Recently we had the pleasure of staying in the Splendor Hotel Taiwan in Kaohsuing and it was a great
experience: decent food, great view, and a nice room!
But why? The Splendor Hotel Taiwan Expensive!
There is an idiom in Chinese that runs similar to: “One penny buys one penny’s worth.” When I was watching the
TV commercials in Taiwan, I learned this one on an advertisement for a Japanese Air Conditioner brand. Let’s give
this story some flesh:
About three weeks ago, Christine and I were looking for a hotel in Kaohsiung after we went on a two day trip to
visit the city and see the sights. In fact, we also took the opportunity to try out the new High Speed Train, which
was fantastic, and the officious, punctilious train staff who were not.
We arrived in Kaohsiung in less than three hours, door-to-door, but we hadn’t any hotel reservations. And it was
hot, so we walked around the downtown area looking for a hotel. We passed some on the main streets, we also called
some on the telephone to check prices, availability and location.
The prices for a room on one of the hotels on the Main Streets was surprisingly expensive for a room, about
NT$1900 and that was a weekday in summer.
Splendor Hotel Taiwan: Here We Come!
But we already knew what it would be like: perhaps a dirty room, an unsatisfactory breakfast, and a TV that was
built in the early part of the 20th century.
When we compared it with the choice that we were considering … The Splendor Hotel Taiwan in Kaohsiung … we decided to stay there. We paid NT$4617 for
that privilege. Extravagant? Well, perhaps. Perhaps not.
I don’t usually rationalize purchases in such detail as this: but did the extra $2717 really seem that much more
extravagant? Or it did it represent really good value?
If we had stayed at our first choice, we would have not have had a view like this one over the harbor and port
area. Let’s say: that was worth NT$100.
That’s when I began to add up the ‘value’ to me of all those other little differences to see if that NT$1900
hotel room was such a bargain or not.
At the Splendor Hotel Taiwan, we had nearly a dozen additional benefits that we felt were of value to us:
- If we had stayed in the cheaper hotel, there is no doubt in our mind: we would not have enjoyed the
breakfast at all. It is quite likely we would have had to eat a supplemental meal, perhaps at Starbucks, or a
restaurant to make up for that difference: NT$300. The breakfast at the Splendor Hotel Taiwan was varied, fresh
and substantial. And because we ate late, we didn’t really feel hungry at lunchtime.
- In the room, there was a cable for Internet so that guests could simply plug in their PC or notebook and
surf as much as they needed to: To access that service at the cheaper hotel, I would have had to go out and
find a local Internet Coffee Shop. I’d have also had to pay NT$30~50 per hour. Let’s say I used the system for
1 hour: NT$50 plus hassle.
- The mini-bar was very spartanly filled with water and soda. But the prices were VERY competitive with the
local store so we paid very little surcharge. In the cheaper hotel, we would have had to go out and buy the
same things. Added convenience: NT$100.
- There was an abundant supply of toiletries and towels in the room, such that we didn’t really have to use
our own products. In the cheaper hotel, there would have been the basics only: toilet paper, a blunt razor,
some towels, and little else. This was certainly a better value: NT$100.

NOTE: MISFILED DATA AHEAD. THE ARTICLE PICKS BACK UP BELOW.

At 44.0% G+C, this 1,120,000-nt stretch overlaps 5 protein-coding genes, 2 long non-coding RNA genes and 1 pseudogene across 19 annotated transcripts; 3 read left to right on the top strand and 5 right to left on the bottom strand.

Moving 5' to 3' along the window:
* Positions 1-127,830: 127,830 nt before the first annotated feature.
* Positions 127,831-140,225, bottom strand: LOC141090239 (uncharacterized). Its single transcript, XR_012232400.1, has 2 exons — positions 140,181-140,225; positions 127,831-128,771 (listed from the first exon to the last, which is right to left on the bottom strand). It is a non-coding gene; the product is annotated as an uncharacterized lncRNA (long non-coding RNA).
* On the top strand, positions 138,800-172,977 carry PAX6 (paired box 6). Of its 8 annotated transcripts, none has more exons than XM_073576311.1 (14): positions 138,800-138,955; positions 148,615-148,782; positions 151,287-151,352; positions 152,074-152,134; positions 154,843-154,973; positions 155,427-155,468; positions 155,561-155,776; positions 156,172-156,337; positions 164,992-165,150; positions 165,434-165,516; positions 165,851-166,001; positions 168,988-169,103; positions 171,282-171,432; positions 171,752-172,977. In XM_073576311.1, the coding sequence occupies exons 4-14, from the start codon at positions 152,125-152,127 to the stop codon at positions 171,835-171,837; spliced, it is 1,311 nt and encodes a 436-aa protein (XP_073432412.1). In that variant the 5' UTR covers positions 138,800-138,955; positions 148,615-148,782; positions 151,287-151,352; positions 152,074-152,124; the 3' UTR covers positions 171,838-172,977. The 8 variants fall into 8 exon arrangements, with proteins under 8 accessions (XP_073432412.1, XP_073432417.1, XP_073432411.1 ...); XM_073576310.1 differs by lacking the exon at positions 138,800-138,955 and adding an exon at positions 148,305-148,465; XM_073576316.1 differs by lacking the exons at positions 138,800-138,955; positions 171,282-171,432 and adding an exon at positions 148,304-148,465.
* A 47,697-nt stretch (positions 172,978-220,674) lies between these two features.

- The room was certainly larger and more comfortable than the other hotel. It would certainly have been
cleaner, too. Added value: NT$100. I don’t think either of us would have tolerated a dirty room for more than
- We didn’t have a great range of cable TV channels, certainly not as many as other quality hotels, but all
the basics were available, including in-room movies, multi-lingual channels, and some radio. Also, the TV was
much more ‘recent’. Added value: NT$100.
- We were able to leave our luggage with the Concierge for about four or five hours while we toured the city
in the day. Some smaller (read: cheaper) hotels really don’t offer this service or are reluctant to do so.
Added value: NT$100 (at least).
- We were able to check out at 12:00pm and could have requested a later checkout time at no additional cost
if we’d needed that. Many smaller hotels require guests to check out as early as 10:30am or 11:00am. Added
Suddenly that cheap price isn’t looking so good now: We’ve already accumulated additional benefits of NT$1050. I
haven’t even included the additional facilities at the hotel: the fitness room, the SPA, the business center (with
PCs, magazines, meeting rooms, fresh coffee), the eight restaurants (with all you can eat breakfast..), polite
staff, good airconditioning, and great location.
It’s true: the cost seemed a lot more when you swiped your credit card, but (and the last value point) we did
not regret staying there at all. It was convenient, comfortable and pleasant. While staying in the cheaper hotel
would have been easier on our bill, I’m pretty sure I wouldn’t be writing this post now about all the advantages
that paying a little more money brings you.
Of course, if we’d been really smart, we’d have looked for a promotion that included HST tickets and other
benefits for a similar price (but we didn’t plan the trip so carefully, and we arrived just after the previous
promotion had ended). That would have compounded the benefits even more. In this case, we were happy to pay more,
but does this ALWAYS apply when you go shopping?
In some cases, we found that buying more expensive Air Conditioners really did save more money in the long run.
TVs and refrigerators were also similar. What’s your experience? Are the frills really just frills or do they add
to the product’s customer satisfaction?
In short, if you are visiting Kaohsiung for a couple of days from Taipei, the Splendor Hotel Taiwan in Kaohsiung
is central, reasonably priced, and quite comfortable!